Episode 26 – Steven Seagal: Lawman

 

This episode: Steven Seagal: Lawman, Season 1, Eps. 1-8.  Watch it on Hulu.

Next episode: Foxy Ladies, Season 1.  Watch it on Amazon Prime Video.

This month your hosts go down to Jefferson Parish, Louisiana and watch as 80’s action ‘star’ Steven Seagal fearlessly stands around and watches Louisiana cops harass young black men hanging out around past their ‘curfew’ while he assists with his slo-mo ‘hyper-vision’ and monologues about the importance of ‘Zen’ and how criminals ‘prey upon the weak’ while his chauffeur…er, co-worker drives him around and (presumably) swallows his tongue.

After the usual breakdown of the show’s concept (which is strangely reminiscent of another, more popular television show), we discuss Seagal’s background and long history of criminal behavior (that he has gotten away with because he is rich and powerful, unlike the people he ‘busts’ on this show) and the irony thereof.   We also delve into the show’s ‘law-and-order’ worldview and its treatment of race, as well as comparing its appeal to other crime TV narratives that have become popular in the past 20-30 years and how the presence of the camera and the pressure of ratings affects the quality of police work portrayed on the screen in this show and others like it.  Finally, of course, there are the requisite potshots at Seagal’s bloated ego and his hypermasculine persona, as well as a brief treatment of how that egotism and hypermasculinity might nevertheless appeal to a certain demographic.

Show Notes and Links

1:23 / Our resolution for this podcasting episode to be more like our show’s “hero”

2:05 / JS’s longstanding fascination with Steven Seagal

2:38 / Introducing this month’s show

3:21 / Our varying levels of enjoyment for this show (and the varying number of episodes we watched)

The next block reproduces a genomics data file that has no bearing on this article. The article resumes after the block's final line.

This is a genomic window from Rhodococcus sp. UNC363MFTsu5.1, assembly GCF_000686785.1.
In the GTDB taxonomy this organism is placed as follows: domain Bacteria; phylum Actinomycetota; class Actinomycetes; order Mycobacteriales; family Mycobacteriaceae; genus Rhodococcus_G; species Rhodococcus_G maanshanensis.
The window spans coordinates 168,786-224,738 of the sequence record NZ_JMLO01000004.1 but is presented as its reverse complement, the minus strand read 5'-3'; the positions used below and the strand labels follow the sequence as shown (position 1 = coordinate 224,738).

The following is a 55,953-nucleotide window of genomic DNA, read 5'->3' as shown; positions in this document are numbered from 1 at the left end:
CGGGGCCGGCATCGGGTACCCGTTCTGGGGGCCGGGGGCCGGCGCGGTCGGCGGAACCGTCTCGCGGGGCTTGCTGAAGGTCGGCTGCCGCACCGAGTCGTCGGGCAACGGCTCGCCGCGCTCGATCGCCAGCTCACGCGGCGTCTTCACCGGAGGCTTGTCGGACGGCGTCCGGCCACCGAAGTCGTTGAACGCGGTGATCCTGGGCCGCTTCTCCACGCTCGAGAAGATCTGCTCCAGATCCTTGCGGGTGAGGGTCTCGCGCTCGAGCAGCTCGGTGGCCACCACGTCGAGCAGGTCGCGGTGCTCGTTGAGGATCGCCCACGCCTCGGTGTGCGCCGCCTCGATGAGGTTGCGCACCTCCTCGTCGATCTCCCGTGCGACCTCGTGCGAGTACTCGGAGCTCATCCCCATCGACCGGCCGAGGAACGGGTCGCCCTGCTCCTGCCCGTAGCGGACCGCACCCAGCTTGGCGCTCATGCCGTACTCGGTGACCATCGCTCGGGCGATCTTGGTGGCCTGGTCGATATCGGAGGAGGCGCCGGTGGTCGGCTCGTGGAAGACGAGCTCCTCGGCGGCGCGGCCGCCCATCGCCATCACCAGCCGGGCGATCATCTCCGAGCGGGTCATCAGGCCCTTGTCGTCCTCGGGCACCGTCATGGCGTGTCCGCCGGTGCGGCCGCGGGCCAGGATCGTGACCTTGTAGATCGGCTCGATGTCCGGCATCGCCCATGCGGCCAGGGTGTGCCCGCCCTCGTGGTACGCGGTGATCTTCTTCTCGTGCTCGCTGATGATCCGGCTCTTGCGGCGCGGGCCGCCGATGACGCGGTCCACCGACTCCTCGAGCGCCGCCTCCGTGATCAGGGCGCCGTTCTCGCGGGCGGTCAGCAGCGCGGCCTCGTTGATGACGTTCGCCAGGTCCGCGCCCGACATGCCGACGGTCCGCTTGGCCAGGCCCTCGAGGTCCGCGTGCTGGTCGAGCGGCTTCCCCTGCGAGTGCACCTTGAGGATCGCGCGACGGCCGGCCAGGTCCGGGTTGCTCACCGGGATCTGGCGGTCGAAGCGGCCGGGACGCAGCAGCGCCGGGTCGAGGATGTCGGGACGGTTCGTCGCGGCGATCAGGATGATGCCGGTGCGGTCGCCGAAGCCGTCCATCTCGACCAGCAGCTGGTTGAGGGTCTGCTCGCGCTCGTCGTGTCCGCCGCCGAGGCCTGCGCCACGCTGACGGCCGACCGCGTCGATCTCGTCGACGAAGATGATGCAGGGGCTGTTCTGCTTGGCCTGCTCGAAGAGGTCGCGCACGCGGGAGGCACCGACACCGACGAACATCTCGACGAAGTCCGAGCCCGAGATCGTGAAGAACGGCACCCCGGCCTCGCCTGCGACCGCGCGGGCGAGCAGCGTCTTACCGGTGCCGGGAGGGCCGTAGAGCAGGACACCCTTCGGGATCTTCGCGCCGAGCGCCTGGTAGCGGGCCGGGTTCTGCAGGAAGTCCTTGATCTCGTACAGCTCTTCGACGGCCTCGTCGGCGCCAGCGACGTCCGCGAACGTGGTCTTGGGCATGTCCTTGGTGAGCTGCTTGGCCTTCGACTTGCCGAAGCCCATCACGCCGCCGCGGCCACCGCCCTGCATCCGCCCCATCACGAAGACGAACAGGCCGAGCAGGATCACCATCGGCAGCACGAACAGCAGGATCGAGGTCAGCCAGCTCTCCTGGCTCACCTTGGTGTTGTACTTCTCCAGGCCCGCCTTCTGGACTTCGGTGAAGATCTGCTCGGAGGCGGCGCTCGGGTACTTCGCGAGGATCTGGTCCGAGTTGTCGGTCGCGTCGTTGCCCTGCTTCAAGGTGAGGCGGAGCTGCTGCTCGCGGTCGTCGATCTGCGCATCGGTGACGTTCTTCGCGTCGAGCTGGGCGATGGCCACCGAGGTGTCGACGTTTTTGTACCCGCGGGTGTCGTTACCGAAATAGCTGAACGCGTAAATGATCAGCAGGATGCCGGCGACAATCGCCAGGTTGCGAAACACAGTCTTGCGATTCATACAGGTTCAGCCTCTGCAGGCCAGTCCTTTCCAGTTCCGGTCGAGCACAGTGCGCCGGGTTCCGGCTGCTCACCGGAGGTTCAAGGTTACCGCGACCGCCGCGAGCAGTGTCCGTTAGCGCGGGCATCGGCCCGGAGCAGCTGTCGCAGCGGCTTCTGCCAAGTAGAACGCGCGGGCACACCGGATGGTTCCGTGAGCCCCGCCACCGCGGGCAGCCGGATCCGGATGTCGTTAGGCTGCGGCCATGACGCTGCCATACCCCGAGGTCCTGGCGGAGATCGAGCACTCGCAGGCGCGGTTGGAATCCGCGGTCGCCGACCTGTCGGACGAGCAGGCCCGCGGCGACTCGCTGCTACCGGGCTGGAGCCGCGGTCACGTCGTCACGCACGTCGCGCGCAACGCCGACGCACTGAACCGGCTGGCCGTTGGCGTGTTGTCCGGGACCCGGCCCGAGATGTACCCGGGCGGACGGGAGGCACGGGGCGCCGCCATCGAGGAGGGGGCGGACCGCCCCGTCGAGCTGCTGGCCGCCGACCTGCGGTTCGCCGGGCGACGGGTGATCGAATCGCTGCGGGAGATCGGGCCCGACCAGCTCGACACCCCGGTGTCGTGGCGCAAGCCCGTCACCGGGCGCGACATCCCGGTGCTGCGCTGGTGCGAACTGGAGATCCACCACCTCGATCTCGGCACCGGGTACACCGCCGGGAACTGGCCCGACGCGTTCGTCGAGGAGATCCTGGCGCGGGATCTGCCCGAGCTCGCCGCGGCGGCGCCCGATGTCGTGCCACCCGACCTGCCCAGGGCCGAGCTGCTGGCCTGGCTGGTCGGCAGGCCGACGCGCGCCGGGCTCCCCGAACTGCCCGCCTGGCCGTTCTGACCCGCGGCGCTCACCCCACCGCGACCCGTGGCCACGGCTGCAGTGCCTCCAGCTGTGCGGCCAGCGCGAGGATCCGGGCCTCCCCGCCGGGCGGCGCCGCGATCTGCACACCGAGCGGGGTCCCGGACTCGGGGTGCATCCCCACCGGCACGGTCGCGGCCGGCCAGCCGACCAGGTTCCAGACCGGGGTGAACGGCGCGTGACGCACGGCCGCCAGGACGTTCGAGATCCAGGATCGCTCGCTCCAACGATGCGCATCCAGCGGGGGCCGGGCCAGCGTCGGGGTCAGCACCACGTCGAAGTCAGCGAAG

4:18 / The concept and structure of the show

6:30 / JS loved the show’s ‘slo-mo’ rendition of Seagal’s ‘hyper-vision’

8:04 / Mike didn’t catch the more serious cases that JS saw in the later episodes, which coloured his view of the show

9:02 / Discussing Steven Seagal’s background as an Aikido martial artist and action movie star (we mention Under Siege and Above the Law)

10:14 / Steven Seagal’s long history of allegations regarding physical and sexual assault (a rundown of his antics, from the possibly questionably reliable Internet page Looper is here)

11:19 / Seagal’s Putin and Trump fanboy-ism

11:45 / Taking a Google Image break to laugh at Seagal’s recent photos

13:00 / Seagal’s ridiculous Southern ‘accent’ and colloquialisms

13:49 / A further clarification on Seagal’s ‘credentials’

14:35 / Segueing towards the derivative nature of this show and our prior experience with COPS (our first episode is here, the COPS theme song)

16:00 / Comparing this to other police-themed television shows (the aforementioned COPS and fictional shows like Law & Order)

17:22 / The curated nature of this style of show – JS was surprised to see some of the more severe crimes that were responded to in this show (Mike mentions the low clearance rates for murders)

19:15 / Moving into the show’s Hobbesian and authoritarian law-and-order worldview